By 2001 we had the first people going in, and our profile went up when people saw the six story building in place.

Another advantage was that I put in the infrastructure for assisted living because of the need for Culturally Sensitive Assisted Living, where old people could enjoy the food that they were used to in their Indian culture.  These people were very unhappy with other facilities that don’t provide the food they’ve known all their lives. Another bonus is that our staff is bilingual and able to communicate with people in their own language. This has produced a very high level of satisfaction such that in the Fraser Region, our house came in number one in this category last year.

With that first house a success, it was very easy for us to start the second assisted living house because we already had a name as a society.  People now felt we could do things.

Diversity Village

Of the buildings we erected, the assisted living building is now free of debt, so we are hoping that the province will provide some funding. This in turn will trigger money from other sources to fund our next project; the “Diversity Village” on 2.5 acres we own at 175 St and 64th Avenue. Our plan is to build a complex care facility with 140 beds. Some of it will be affordable housing, some assisted living and the rest for long term care. The building will offer child care for 75 children, function as a type of community centre, and have parking underneath. That’s the plan now.  The city of Surrey has been very good.  We’ve already had first and second reading for Seniors Housing and we are only waiting for the public meeting, after which it will be all done.  The federal government is on board, the City of Surrey is on board, all we need is the Province. Diversity Village is the project that I’m hoping to break ground on before I leave.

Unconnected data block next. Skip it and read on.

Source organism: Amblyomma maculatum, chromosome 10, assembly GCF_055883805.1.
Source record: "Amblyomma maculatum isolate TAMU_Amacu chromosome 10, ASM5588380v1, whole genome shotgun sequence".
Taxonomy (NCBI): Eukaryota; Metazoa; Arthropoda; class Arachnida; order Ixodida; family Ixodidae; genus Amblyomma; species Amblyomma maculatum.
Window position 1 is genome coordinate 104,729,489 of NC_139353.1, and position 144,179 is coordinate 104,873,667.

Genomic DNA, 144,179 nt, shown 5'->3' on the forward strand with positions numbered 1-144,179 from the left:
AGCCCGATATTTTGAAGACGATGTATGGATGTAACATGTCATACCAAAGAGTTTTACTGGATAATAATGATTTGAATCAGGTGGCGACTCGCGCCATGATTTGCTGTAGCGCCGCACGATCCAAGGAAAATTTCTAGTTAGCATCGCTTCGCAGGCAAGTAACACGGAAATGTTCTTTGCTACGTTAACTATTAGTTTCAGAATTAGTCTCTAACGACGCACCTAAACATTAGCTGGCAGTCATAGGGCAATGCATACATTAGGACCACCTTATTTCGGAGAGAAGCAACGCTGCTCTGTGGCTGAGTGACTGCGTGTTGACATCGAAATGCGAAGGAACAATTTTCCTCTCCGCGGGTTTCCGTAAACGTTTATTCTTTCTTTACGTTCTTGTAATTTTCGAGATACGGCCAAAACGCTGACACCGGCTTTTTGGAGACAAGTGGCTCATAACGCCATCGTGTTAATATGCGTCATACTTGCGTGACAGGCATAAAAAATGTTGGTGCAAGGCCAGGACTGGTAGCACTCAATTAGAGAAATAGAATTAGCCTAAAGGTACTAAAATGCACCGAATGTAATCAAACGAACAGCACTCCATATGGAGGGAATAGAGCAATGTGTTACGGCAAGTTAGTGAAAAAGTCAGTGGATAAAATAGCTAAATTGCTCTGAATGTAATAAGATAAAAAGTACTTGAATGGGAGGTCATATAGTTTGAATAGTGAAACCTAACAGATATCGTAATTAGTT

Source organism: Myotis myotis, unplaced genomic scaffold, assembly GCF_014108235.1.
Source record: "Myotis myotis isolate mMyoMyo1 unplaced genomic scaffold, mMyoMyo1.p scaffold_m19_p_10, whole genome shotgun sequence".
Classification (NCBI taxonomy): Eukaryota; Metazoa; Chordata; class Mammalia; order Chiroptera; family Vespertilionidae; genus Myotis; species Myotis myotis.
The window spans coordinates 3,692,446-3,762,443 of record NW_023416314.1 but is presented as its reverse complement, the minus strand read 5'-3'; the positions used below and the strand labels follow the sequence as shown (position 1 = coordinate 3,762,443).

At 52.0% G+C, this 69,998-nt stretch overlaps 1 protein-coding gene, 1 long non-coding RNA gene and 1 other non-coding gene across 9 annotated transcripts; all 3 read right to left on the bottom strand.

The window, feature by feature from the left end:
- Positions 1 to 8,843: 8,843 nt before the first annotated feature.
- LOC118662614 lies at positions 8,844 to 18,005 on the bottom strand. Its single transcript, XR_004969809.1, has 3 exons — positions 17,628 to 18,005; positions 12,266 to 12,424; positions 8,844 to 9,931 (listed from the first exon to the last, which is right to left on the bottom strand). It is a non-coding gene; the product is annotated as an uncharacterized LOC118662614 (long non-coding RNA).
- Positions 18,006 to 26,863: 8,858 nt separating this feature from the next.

RH: What’s your wish for PICS in the future?

CG: My mission is to see PICS live forever, work for, and be accountable to, the community, and try to fulfill the community’s needs which will change over time.